One of the interesting things about game development is looking at the various examples one uses for inspiration. As a gamer, you experience all types of different games and you quickly get a sense of what works and what doesn’t, what’s fun and what isn’t. The tricky part is to use that knowledge you gained as a gamer, and to transfer that over into your project as a game designer.
“Tainted Sword” is an RPG. As a gamer, I’ve played many RPGs of different styles and I’ve been able to generate my own opinion on what works best. It’s actually pretty easy to form an opinion as you play a game – you see something that annoys you, you immediately think of changes that you think would greatly improve it. But suddenly as a designer, it seems different. Working on the combat engine over the last little while has caused me to realize something unsettling. All those brilliant ideas that materialize as a gamer, thinking up improvements to games on the spot as you play them, pretty much vanish when actually trying to develop something. It’s like a weird kind of writer’s block.
The reason seems pretty clear. When you’re a game designer, you suddenly become aware of all the irritating little details that need to be decided upon and implemented. One idea that seems brilliant, suddenly doesn’t work so well under practical scrutiny. So then you’re forced to regrettable scrap your brilliant idea and search for something else. Then you find it, get really excited, and then watch as it implodes in another fashion. And again, the cycle repeats itself. It’s like beating your head against a brick wall, stopping to treat and bandage the wounds, and then beating your head against the wall again. Finally, many iterations later, you get the breakthrough you’re looking for and you celebrate, weeping in relief mixed with uninhibited joy. Then you stop and work on the next irritating little detail. Only 1326 more to go!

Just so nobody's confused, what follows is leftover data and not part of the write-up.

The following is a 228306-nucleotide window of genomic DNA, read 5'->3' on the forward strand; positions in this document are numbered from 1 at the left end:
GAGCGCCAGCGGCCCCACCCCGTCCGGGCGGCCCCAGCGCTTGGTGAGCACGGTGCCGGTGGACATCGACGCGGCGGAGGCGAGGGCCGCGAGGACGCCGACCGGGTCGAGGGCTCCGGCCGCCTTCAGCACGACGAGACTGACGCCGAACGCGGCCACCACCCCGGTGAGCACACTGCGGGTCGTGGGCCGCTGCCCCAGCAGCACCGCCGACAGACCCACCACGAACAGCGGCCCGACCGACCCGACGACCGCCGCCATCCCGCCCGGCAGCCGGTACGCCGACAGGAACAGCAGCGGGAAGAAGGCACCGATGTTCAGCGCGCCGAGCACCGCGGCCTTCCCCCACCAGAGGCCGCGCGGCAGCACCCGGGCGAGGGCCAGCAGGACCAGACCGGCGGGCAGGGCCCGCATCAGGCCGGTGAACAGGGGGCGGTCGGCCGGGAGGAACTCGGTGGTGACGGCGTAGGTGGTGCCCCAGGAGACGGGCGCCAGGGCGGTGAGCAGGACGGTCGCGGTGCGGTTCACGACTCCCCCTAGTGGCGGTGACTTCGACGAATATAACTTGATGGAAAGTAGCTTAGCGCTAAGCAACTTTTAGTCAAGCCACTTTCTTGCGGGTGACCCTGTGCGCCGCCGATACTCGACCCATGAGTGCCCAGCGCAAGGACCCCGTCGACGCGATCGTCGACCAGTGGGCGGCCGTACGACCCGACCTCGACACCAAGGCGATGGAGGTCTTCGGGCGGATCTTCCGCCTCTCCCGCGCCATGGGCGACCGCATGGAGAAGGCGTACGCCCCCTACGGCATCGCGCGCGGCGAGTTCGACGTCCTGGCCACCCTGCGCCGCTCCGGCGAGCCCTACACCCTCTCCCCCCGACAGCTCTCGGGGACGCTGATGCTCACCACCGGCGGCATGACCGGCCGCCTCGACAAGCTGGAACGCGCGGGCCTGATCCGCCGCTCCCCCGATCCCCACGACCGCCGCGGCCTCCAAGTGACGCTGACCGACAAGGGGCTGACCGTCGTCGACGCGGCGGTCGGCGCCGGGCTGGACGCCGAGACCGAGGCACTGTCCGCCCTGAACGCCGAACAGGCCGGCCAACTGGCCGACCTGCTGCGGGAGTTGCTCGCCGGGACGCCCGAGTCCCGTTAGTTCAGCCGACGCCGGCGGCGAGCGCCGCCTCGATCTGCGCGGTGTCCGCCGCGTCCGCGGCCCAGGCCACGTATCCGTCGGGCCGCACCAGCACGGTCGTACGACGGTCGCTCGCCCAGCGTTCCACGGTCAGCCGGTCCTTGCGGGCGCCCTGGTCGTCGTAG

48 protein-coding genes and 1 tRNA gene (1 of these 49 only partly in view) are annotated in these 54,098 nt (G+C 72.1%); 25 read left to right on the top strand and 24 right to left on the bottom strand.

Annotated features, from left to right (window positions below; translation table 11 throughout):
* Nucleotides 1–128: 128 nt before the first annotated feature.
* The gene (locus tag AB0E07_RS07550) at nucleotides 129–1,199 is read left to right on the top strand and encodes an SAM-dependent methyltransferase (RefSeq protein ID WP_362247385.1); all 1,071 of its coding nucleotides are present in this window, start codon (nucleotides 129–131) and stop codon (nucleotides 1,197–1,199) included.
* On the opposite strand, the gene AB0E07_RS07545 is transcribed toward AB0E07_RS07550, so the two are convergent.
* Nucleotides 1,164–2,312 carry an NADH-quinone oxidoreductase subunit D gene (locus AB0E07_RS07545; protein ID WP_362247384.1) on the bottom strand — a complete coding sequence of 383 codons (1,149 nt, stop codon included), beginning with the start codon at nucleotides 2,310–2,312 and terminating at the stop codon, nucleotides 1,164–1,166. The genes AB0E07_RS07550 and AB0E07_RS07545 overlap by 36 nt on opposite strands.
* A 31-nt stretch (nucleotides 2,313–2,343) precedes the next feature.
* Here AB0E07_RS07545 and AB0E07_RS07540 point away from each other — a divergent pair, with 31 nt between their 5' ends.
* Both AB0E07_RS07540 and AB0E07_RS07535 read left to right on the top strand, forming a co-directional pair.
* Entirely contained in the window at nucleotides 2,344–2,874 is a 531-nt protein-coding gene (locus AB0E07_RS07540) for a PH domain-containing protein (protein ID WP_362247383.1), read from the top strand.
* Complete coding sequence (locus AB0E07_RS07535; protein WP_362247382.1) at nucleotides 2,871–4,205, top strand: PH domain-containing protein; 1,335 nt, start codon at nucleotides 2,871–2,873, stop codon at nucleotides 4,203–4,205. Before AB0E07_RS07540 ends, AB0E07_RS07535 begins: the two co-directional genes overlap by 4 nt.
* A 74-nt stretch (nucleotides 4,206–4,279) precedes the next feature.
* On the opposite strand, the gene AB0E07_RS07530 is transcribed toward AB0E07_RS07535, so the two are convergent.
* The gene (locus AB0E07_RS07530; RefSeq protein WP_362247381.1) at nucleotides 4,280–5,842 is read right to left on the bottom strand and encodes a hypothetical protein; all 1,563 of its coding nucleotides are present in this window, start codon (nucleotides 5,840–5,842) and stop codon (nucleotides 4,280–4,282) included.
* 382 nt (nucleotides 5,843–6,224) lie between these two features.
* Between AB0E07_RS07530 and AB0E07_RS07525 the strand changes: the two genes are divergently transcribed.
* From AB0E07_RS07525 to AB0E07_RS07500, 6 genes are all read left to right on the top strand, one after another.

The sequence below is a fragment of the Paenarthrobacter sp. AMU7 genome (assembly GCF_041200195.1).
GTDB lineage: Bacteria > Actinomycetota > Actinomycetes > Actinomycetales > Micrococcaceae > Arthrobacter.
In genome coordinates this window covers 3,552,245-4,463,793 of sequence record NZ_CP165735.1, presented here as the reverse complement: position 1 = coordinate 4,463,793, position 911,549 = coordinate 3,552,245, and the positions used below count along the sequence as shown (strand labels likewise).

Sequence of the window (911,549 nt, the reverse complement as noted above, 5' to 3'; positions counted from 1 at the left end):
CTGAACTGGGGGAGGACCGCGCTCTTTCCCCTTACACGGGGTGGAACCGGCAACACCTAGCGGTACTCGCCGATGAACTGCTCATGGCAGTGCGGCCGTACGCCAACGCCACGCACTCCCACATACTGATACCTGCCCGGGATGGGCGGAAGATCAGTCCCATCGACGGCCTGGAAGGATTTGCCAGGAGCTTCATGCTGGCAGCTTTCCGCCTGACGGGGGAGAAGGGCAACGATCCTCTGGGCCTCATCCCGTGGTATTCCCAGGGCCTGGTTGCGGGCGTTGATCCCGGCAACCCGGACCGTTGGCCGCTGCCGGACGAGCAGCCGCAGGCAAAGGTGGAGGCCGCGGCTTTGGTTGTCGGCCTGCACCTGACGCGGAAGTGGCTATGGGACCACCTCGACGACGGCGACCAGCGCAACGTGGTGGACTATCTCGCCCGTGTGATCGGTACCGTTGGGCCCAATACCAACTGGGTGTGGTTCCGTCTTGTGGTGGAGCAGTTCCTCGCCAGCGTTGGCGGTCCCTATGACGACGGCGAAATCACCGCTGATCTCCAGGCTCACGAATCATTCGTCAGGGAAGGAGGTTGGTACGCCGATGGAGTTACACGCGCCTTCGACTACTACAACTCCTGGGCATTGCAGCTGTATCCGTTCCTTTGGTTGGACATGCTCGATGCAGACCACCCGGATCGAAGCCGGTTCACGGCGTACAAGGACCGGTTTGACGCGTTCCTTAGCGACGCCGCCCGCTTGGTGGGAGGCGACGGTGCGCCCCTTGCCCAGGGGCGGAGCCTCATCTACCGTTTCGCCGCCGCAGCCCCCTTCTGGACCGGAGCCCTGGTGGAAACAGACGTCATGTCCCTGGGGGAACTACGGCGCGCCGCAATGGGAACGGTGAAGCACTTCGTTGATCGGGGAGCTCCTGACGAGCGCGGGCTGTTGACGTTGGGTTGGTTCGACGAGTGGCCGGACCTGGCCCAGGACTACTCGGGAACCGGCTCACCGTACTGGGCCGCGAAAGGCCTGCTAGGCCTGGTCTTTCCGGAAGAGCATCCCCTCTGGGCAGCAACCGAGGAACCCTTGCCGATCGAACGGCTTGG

If nothing else, this experience has provided me with a fresh appreciation for the game designers who take the time, and bear the headaches, of creating and crafting the games we love and obsess over so much. I tip my fedora to those guys and gals who put up with it all!